From the snow-covered mountains of North Carolina to the untamed wilds of Indian Territory, ‘A Thousand Steps’ takes readers on a perilous quest for freedom, truth and love.
In 1855, risking everything for a chance at happiness, two women—separated by class, race, and geographic distance – undertake a journey to the rugged plains of Indian Territory. There, their lives intersect in a stunning explosion of danger, death and revenge.
When Tama flees Royaltin Ridge, the North Carolina plantation where she was born into slavery, she boldly joins forces with Hakan, a fugitive Creek Indian who is also on the run. Hakan offers Tama refuge at Great Oaks, his village hidden deep within the Georgia forest. There, she falls in love with the stoic, yet handsome man, and settles among the Indians, believing her life as a free woman will endure. However, Tama’s peace and security are short-lived.
Her ruthless master, Thorne Royaltin, who is obsessed with reclaiming his property, will stop at nothing to achieve that end. Hakan’s sister, Suja, resents the arrival of the beautiful mulatto girl who has stolen her brother’s heart, and vows to make Tama disappear. When the government forcibly removes the Indians from their village and marches them into Indian Territory, Tama is thrown into a downward spiral that threatens to destroy all hope for freedom, as well as a future with Hakan.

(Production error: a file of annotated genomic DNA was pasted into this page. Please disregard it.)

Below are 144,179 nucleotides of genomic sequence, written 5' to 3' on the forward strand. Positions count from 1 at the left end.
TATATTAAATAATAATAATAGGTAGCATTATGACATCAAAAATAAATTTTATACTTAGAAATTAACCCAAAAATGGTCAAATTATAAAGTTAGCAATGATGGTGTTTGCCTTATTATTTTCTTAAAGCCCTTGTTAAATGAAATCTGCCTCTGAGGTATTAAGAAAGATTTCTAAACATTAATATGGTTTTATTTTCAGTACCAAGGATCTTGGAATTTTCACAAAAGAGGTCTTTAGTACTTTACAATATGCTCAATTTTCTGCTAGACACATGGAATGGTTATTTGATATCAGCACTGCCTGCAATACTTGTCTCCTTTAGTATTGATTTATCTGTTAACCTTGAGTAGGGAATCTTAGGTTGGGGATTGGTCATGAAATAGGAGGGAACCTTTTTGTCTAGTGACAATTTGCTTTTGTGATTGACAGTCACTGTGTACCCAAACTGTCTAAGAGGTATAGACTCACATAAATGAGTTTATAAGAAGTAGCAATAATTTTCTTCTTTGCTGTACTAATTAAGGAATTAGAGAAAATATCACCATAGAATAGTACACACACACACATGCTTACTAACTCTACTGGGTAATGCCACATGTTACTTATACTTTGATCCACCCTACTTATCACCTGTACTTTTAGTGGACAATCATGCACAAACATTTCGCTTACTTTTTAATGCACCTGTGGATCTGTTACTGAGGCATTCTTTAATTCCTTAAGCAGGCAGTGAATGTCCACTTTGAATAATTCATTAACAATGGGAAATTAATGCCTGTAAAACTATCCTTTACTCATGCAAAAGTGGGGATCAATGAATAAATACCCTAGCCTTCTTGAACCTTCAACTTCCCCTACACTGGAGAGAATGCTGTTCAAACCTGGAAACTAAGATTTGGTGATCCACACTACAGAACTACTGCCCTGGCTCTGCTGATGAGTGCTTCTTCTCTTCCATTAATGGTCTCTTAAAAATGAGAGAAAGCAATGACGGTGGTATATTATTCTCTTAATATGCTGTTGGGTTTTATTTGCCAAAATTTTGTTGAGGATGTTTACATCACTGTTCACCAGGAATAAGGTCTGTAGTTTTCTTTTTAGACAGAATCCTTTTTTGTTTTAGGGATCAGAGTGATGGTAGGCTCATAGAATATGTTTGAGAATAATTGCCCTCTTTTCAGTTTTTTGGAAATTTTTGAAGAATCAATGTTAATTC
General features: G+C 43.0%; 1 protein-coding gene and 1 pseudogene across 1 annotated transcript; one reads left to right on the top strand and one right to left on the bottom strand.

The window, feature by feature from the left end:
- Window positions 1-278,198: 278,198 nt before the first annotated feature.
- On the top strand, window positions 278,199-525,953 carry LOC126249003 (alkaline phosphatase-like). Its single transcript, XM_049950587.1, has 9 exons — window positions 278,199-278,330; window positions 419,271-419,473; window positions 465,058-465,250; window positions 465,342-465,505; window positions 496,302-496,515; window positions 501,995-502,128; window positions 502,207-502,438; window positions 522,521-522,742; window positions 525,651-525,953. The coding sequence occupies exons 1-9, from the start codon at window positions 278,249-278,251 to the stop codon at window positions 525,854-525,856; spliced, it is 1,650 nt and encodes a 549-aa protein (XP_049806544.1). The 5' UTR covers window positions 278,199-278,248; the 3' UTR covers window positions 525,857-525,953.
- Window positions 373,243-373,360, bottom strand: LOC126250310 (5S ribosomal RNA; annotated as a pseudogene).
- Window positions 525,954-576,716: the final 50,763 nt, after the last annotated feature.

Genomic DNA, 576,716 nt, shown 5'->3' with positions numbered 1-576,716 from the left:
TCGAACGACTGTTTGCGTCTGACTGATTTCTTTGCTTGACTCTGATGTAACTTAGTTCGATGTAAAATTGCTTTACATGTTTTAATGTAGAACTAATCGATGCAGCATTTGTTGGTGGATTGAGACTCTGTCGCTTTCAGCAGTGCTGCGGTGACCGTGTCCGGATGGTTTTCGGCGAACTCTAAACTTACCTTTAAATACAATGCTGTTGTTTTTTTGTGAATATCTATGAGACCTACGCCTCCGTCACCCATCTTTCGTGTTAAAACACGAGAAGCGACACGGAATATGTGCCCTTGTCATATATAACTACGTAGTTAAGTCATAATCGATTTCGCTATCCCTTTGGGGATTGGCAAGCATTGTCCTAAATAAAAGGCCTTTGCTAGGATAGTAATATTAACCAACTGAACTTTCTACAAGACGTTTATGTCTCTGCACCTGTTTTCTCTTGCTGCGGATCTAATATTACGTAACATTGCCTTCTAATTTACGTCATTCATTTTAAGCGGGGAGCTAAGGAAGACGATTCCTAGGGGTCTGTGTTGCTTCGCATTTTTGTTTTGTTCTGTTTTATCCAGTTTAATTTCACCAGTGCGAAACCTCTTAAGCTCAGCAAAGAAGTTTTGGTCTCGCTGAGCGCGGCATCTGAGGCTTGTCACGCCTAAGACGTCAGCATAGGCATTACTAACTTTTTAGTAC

Elinore Wardlaw is an avid abolitionist and a military wife separated from her husband, Paul, for 4 years. Determined to reunite her family, Elinore and her young son travel from their home in Ohio to Fort Gibson, the sprawling Army installation near the Arkansas border—the entry point to Indian Territory. Elinore’s arrival at the fort brings her husband great pleasure, but it also creates a rift in their marriage that they struggle to overcome. Paul’s deeply rooted southern heritage haunts his marriage, testing his commitment to the woman he loves.
The unlikely collision of Tama and Elinore’s lives serves as the catalyst to expose a shocking secret that defines their futures and catapults them into a bitter struggle to survive.
Author-to-Author Interview with Anita Bunkley
Her uncanny ability to tap into genres that many African-American authors don’t experiment with, allows Anita Bunkley to continue to courageously chart her own territory. Known for her rich, Texas-themed historical fiction and sweeping romantic sagas, she releases her latest work, A Thousand Steps. (Rinard Publishing). Here she tells another riveting tale, one about a runaway slave who takes refuge among the Creek Indians, falls in love, and gets caught up in the forced removal of the tribe when the government marches Indians into reservations in Indian Territory in the West.
Bunkley’s career started 20-plus years ago when she left her hometown of Ohio. She moved to Texas to launch her career as an author with the 1989 self-published novel, “Emily the Yellow Rose,” which was recently re-released as an e-book. In Rose,she creates the legend of the mulatto woman who was, according to folklore, the real Yellow Rose of Texas. Her second novel, “Black Gold,” a dramatic story based on the well-documented Texas Oil Boom of the1920s was bought by Penguin USA. Other titles by Bunkley include the historical novels, “Starlight Passage” and “Wild Embers,” as well as contemporary fiction, non-fiction, and six romances written for Kimani Press.